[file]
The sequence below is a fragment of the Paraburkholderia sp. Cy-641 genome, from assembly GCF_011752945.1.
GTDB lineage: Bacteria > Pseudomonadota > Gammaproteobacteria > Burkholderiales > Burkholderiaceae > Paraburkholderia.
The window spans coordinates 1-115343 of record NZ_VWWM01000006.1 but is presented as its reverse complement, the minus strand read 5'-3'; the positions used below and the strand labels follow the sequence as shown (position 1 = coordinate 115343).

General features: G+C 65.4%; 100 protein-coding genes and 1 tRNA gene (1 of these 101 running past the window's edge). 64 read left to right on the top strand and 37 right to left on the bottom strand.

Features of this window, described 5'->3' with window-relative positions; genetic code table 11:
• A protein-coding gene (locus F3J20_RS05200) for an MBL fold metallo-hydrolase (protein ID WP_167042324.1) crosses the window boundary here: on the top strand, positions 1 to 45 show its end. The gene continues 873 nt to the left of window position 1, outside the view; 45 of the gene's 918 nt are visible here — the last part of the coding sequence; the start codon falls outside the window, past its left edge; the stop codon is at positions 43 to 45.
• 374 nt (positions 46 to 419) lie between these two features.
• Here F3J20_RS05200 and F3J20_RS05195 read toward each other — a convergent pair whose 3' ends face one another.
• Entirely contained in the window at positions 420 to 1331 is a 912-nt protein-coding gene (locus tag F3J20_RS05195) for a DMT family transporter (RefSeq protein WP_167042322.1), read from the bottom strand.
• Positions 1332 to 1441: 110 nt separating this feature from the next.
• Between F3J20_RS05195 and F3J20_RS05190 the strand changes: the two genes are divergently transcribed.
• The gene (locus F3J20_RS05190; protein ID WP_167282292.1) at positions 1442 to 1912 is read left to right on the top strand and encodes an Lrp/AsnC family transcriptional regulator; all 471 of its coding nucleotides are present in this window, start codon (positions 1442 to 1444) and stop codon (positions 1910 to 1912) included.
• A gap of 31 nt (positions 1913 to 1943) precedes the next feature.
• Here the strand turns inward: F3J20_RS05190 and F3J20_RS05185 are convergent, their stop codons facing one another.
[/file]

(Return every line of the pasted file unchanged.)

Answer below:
The sequence below is a fragment of the Paraburkholderia sp. Cy-641 genome, from assembly GCF_011752945.1.
GTDB lineage: Bacteria > Pseudomonadota > Gammaproteobacteria > Burkholderiales > Burkholderiaceae > Paraburkholderia.
The window spans coordinates 1-115343 of record NZ_VWWM01000006.1 but is presented as its reverse complement, the minus strand read 5'-3'; the positions used below and the strand labels follow the sequence as shown (position 1 = coordinate 115343).

General features: G+C 65.4%; 100 protein-coding genes and 1 tRNA gene (1 of these 101 running past the window's edge). 64 read left to right on the top strand and 37 right to left on the bottom strand.

Features of this window, described 5'->3' with window-relative positions; genetic code table 11:
• A protein-coding gene (locus F3J20_RS05200) for an MBL fold metallo-hydrolase (protein ID WP_167042324.1) crosses the window boundary here: on the top strand, positions 1 to 45 show its end. The gene continues 873 nt to the left of window position 1, outside the view; 45 of the gene's 918 nt are visible here — the last part of the coding sequence; the start codon falls outside the window, past its left edge; the stop codon is at positions 43 to 45.
• 374 nt (positions 46 to 419) lie between these two features.
• Here F3J20_RS05200 and F3J20_RS05195 read toward each other — a convergent pair whose 3' ends face one another.
• Entirely contained in the window at positions 420 to 1331 is a 912-nt protein-coding gene (locus tag F3J20_RS05195) for a DMT family transporter (RefSeq protein WP_167042322.1), read from the bottom strand.
• Positions 1332 to 1441: 110 nt separating this feature from the next.
• Between F3J20_RS05195 and F3J20_RS05190 the strand changes: the two genes are divergently transcribed.
• The gene (locus F3J20_RS05190; protein ID WP_167282292.1) at positions 1442 to 1912 is read left to right on the top strand and encodes an Lrp/AsnC family transcriptional regulator; all 471 of its coding nucleotides are present in this window, start codon (positions 1442 to 1444) and stop codon (positions 1910 to 1912) included.
• A gap of 31 nt (positions 1913 to 1943) precedes the next feature.
• Here the strand turns inward: F3J20_RS05190 and F3J20_RS05185 are convergent, their stop codons facing one another.